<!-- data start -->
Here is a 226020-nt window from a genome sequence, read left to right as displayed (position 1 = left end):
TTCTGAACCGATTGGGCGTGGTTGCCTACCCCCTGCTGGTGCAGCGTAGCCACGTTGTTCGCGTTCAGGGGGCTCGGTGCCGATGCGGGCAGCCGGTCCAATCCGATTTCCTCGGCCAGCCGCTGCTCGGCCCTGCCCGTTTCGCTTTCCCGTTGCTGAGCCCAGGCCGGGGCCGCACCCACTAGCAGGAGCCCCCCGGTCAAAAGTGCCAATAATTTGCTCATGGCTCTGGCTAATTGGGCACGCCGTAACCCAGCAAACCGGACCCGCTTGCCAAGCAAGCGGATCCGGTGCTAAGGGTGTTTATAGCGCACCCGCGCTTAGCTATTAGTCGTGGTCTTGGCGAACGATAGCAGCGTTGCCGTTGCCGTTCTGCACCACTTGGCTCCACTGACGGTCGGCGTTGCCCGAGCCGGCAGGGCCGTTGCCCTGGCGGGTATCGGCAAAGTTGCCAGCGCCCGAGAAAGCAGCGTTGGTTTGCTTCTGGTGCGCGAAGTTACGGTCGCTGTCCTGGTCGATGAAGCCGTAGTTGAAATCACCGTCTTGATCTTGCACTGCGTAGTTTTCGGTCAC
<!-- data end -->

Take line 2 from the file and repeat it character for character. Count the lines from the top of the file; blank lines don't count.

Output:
TTCTGAACCGATTGGGCGTGGTTGCCTACCCCCTGCTGGTGCAGCGTAGCCACGTTGTTCGCGTTCAGGGGGCTCGGTGCCGATGCGGGCAGCCGGTCCAATCCGATTTCCTCGGCCAGCCGCTGCTCGGCCCTGCCCGTTTCGCTTTCCCGTTGCTGAGCCCAGGCCGGGGCCGCACCCACTAGCAGGAGCCCCCCGGTCAAAAGTGCCAATAATTTGCTCATGGCTCTGGCTAATTGGGCACGCCGTAACCCAGCAAACCGGACCCGCTTGCCAAGCAAGCGGATCCGGTGCTAAGGGTGTTTATAGCGCACCCGCGCTTAGCTATTAGTCGTGGTCTTGGCGAACGATAGCAGCGTTGCCGTTGCCGTTCTGCACCACTTGGCTCCACTGACGGTCGGCGTTGCCCGAGCCGGCAGGGCCGTTGCCCTGGCGGGTATCGGCAAAGTTGCCAGCGCCCGAGAAAGCAGCGTTGGTTTGCTTCTGGTGCGCGAAGTTACGGTCGCTGTCCTGGTCGATGAAGCCGTAGTTGAAATCACCGTCTTGATCTTGCACTGCGTAGTTTTCGGTCAC